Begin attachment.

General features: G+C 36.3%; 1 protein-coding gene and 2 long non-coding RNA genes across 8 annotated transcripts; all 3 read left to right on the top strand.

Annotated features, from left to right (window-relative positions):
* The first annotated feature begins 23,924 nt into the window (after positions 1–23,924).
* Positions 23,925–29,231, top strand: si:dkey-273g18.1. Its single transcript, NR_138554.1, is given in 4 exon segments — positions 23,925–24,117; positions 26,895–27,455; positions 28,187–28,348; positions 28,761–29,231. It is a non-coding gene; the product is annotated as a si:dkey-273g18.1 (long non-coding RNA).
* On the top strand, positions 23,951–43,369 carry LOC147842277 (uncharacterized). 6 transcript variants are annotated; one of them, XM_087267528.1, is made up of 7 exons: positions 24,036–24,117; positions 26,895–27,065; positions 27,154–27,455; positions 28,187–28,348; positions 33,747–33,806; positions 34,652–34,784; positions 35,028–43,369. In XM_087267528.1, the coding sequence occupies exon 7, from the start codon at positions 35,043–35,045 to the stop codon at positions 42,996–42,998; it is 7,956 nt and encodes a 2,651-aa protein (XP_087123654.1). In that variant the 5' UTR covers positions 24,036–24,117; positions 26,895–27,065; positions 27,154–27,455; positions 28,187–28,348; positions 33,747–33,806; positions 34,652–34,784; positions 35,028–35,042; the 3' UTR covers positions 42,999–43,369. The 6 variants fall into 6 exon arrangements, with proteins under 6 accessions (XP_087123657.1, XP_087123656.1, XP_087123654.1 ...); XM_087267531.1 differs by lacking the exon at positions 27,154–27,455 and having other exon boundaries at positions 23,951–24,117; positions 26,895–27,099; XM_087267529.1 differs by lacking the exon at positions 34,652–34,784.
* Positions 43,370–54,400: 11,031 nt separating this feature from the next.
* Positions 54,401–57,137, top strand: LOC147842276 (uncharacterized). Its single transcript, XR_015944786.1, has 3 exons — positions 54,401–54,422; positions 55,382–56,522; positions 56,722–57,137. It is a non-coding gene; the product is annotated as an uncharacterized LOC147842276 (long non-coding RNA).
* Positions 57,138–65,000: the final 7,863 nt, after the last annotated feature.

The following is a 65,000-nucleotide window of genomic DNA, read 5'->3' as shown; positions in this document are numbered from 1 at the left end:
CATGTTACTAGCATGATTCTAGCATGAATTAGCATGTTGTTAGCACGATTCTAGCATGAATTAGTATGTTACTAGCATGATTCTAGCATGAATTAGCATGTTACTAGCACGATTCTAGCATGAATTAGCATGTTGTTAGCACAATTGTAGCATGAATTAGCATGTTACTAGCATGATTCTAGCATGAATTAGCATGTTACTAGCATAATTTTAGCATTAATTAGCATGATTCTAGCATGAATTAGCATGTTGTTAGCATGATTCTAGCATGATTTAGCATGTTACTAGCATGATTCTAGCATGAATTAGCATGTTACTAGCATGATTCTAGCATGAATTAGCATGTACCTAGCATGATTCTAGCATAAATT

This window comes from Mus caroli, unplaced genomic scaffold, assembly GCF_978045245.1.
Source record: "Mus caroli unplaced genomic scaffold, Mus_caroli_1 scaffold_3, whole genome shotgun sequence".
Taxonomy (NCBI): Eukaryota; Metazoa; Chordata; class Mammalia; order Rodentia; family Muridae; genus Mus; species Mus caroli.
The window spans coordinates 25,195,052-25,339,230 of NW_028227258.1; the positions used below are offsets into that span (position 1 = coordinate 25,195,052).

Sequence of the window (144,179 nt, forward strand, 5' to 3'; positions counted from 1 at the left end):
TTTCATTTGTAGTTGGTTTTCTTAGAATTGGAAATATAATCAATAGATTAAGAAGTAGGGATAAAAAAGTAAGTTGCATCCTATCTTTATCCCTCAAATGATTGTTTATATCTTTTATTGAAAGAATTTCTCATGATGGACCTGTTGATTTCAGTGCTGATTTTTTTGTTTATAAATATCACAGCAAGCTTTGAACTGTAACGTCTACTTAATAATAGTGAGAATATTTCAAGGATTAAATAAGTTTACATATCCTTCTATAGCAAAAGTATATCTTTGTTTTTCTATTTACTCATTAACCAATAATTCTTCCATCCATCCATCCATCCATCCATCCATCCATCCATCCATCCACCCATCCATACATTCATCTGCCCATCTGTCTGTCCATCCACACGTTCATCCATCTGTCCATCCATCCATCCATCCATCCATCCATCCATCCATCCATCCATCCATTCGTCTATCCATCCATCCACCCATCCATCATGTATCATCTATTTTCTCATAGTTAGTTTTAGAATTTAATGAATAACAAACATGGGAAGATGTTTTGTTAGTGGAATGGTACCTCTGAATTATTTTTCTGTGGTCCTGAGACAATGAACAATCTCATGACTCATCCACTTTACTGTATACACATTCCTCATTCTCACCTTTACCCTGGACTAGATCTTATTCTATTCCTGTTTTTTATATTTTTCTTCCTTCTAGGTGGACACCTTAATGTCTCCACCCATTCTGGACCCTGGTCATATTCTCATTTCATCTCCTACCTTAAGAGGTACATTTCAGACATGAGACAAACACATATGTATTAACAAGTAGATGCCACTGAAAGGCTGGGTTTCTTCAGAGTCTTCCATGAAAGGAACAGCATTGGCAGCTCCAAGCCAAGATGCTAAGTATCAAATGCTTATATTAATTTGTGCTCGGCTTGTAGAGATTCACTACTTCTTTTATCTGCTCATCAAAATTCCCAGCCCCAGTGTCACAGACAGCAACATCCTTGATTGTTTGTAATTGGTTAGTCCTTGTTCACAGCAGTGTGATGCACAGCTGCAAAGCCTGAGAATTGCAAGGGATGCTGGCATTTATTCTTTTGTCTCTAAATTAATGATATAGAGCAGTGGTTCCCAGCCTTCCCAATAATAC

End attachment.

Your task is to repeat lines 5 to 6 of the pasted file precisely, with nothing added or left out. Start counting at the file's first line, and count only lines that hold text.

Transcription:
* On the top strand, positions 23,951–43,369 carry LOC147842277 (uncharacterized). 6 transcript variants are annotated; one of them, XM_087267528.1, is made up of 7 exons: positions 24,036–24,117; positions 26,895–27,065; positions 27,154–27,455; positions 28,187–28,348; positions 33,747–33,806; positions 34,652–34,784; positions 35,028–43,369. In XM_087267528.1, the coding sequence occupies exon 7, from the start codon at positions 35,043–35,045 to the stop codon at positions 42,996–42,998; it is 7,956 nt and encodes a 2,651-aa protein (XP_087123654.1). In that variant the 5' UTR covers positions 24,036–24,117; positions 26,895–27,065; positions 27,154–27,455; positions 28,187–28,348; positions 33,747–33,806; positions 34,652–34,784; positions 35,028–35,042; the 3' UTR covers positions 42,999–43,369. The 6 variants fall into 6 exon arrangements, with proteins under 6 accessions (XP_087123657.1, XP_087123656.1, XP_087123654.1 ...); XM_087267531.1 differs by lacking the exon at positions 27,154–27,455 and having other exon boundaries at positions 23,951–24,117; positions 26,895–27,099; XM_087267529.1 differs by lacking the exon at positions 34,652–34,784.
* Positions 43,370–54,400: 11,031 nt separating this feature from the next.